Four pre-driver circuits 32, 34, 36, and 38 of pullup and pulldown transistors are also included. The gates of each pre-driver circuit 32, 34, 36, and 38 are operatively connected to CMOS circuit input 14. Each pre-driver circuit 32, 34, 36, and 38 is operatively connected to the gate of a corresponding driver transistor 16, 28, 30, and 18, respectively.
That is, each pre-driver circuit 32, 34, 36, and 38 includes a transistor pair, with the drain of PMOS transistors P1, P2, P3 , and P4 (40, 42, 44, and 46) being operatively connected to second power supply node (Vdd) 22. The drain of each PMOS transistor 40, 42, 44, and 46 is operatively connected to a pre-driver output 56, 58, 60, and 62, respectively, and the drain of an NMOS transistor N1, N2, N3, and N4 (48, 50, 52, and 54), respectively. The source of each NMOS transistor 48, 50, 52, and 54 is operatively connected to second ground node (Vss) 24.
First pre-driver 32 includes said P1 and N1 transistors 40 and 48, with the gates of P1 and N1 transistors 40 and 48 operatively connected to circuit input 14 to accept the input signal. First pre-driver 32 output 56 is operatively connected to the gate of said driver PMOS P5 16 to supply the pdrv1 signal.
Second pre-driver 34 includes P2 and N2 transistors 42 and 50, with the gates of P2 and N2 transistors 42 and 50 operatively connected to circuit input 14 to accept the input signal. Second pre-driver output 58 is operatively connected to the gate of driver PMOS P6 28 to supply the pdrv2 signal.
Third pre-driver 36 includes P3 and N3 transistors 44 and 52, with the gates of P3 and N3 transistors 44 and 52 operatively connected to circuit input 14 to accept the input signal. Third pre-driver output 60 is operatively connected to the gate of driver NMOS N6 30 to supply the ndrv2 signal.
Fourth pre-driver 38 includes P4 and N4 transistors 46 and 54, with the gates of P4 and N4 transistors 46 and 54 operatively connected to circuit input 14 to accept the input signal. Fourth pre-driver output 62 is operatively connected to the gate of driver NMOS N5 to supply the ndrv1 signal.
A first source-follower NMOS pullup transistor 64 is included, with the source operatively connected to the gate of second PMOS driver 28. The gate of first source-follower pullup 64 is operatively connected to the gate of said first NMOS driver 18. That is, the drain of N7 NMOS 64 is operatively connected to second power supply node (Vdd) 22, the source operatively connected to the gate of P6 PMOS 28, and the gate operatively connected to the gate of N5 NMOS 18.
A first source-follower PMOS pulldown transistor 66 is included, with the drain operatively connected to the gate of second NMOS driver 30. The gate of first source-follower pulldown 66 is operatively connected to the gate of first NMOS driver 18. The source of P7 PMOS 66 is operatively connected to the gate of N6 NMOS 30, the drain operatively connected to second ground node (Vss) 26, and the gate operatively connected to the gate of N5 NMOS 18, whereby the circuit minimizes the generation of noise at the power nodes, ground nodes, and circuit output.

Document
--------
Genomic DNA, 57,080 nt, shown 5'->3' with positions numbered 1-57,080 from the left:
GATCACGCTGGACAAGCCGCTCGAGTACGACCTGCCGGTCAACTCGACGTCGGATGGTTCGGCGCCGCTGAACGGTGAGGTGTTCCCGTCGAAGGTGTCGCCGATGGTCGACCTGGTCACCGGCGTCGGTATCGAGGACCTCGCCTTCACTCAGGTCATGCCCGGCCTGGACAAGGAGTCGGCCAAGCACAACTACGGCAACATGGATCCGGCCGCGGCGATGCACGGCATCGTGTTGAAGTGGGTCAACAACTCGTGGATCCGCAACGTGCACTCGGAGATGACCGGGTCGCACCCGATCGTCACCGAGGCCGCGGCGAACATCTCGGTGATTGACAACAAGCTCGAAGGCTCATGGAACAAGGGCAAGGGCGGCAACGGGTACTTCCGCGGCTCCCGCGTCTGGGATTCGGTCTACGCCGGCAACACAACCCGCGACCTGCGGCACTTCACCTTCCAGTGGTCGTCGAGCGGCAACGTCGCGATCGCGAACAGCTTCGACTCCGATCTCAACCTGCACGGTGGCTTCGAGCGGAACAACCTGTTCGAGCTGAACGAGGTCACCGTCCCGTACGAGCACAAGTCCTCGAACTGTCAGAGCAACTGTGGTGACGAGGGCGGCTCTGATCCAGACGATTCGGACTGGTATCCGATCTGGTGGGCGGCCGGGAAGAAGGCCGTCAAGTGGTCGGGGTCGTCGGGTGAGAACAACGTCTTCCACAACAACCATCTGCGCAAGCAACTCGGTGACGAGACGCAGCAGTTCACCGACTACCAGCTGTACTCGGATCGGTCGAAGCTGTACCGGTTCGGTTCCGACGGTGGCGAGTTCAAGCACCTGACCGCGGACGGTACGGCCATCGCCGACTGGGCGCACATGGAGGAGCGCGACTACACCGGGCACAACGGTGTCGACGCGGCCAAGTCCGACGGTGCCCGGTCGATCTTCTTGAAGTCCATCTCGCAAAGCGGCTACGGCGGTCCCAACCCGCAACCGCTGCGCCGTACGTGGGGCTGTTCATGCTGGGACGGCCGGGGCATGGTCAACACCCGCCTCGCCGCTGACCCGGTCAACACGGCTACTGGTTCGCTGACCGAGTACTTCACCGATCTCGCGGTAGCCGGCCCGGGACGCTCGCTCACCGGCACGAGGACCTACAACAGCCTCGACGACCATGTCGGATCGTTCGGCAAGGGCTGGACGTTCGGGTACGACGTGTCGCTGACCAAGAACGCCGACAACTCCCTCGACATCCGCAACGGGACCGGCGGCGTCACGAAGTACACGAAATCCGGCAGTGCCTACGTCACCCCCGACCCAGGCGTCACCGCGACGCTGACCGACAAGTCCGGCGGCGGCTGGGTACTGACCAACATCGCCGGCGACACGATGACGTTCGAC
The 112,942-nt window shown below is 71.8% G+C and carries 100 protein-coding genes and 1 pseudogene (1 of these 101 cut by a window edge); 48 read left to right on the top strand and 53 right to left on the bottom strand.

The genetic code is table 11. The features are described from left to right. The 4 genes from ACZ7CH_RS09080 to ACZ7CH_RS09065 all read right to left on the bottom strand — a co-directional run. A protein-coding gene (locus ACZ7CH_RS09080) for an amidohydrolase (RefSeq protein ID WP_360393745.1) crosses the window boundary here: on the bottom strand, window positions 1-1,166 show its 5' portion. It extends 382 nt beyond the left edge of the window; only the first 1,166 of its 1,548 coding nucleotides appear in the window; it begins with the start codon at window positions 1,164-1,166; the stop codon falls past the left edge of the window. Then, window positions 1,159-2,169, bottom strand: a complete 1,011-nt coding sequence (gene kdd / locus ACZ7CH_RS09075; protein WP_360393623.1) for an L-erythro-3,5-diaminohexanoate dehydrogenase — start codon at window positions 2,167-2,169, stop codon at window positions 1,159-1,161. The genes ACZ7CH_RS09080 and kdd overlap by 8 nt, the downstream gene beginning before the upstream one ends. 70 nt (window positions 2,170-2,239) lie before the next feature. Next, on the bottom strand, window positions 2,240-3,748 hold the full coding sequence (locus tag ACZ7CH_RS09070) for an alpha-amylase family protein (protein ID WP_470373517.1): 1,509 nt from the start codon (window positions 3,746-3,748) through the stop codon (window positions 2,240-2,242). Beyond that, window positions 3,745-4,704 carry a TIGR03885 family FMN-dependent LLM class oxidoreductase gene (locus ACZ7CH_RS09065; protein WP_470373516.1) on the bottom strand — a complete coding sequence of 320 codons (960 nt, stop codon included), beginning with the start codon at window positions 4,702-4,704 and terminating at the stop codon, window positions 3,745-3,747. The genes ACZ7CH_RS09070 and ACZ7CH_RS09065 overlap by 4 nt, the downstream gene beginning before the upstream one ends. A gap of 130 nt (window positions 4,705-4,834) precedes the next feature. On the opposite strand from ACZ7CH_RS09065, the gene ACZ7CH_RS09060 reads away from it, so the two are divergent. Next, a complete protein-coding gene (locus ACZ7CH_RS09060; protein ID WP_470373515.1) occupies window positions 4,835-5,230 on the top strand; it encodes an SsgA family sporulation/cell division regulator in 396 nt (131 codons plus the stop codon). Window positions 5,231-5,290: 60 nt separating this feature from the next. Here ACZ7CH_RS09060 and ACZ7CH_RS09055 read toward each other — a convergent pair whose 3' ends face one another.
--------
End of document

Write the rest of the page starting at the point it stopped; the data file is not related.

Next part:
In some aspects of the invention, a second source-follower NMOS pullup transistor 68 is also included, with the source operatively connected to the gate of first PMOS driver 16. The gate of second source-follower pullup 68 is operatively connected to the gate of first NMOS driver 18. The drain of N8 NMOS 68 is operatively connected to second power supply node (Vdd) 22, the source operatively connected to the gate of P5 PMOS 16, and the gate operatively connected the gate of N5 NMOS 18.
A first resistor 70 is included having a first node operatively connected to the source of pre-driver P3 PMOS 44 and first N7 NMOS pullup transistor 64 drain. A second node is operatively connected to the second power supply node (Vdd) 22. A second resistor 72 is included having a first node operatively connected to the source of second pre-driver N2 NMOS 50 and first P7 PMOS pulldown transistor 66. A second node is operatively connected to second ground node (Vss) 26. In some aspects of the invention, first 70 and second 72 resistors have a resistance of approximately 306 ohms.
FIG. 7 is a schematic drawing of FIG. 6, with the addition of enable circuitry. CMOS enabling buffer 100 accepts an enable input signal at input 102, to selectively put the CMOS circuit output 12 into a high impedance state. CMOS enabling buffer 100 comprises an enable driver circuits 104a and 104b including pullup and pulldown transistors 106a, 106b, and 108a and 108b. The gates of enable driver circuits 104a and 104b are operatively connected to enable signal input 102. Enable driver circuit 104a has an output 110a, and enable driver circuit 104b has an output 110b.
A second PMOS 112a, third PMOS 112b, and third NMOS 114 PMOS pullup transistors are included, with the drain of second PMOS transistor 112a and the source of third NMOS transistor 114 operatively connected to the gate of first PMOS driver transistor 16, and the drain of third PMOS transistor 112b operatively connected to the gate of second PMOS driver transistor 28. The gates of second and third PMOS pullup transistors 112a and 112b are operatively connected to enable output 110b, and third NMOS pullup transistor 114 is operatively connected to enable circuit output 110a.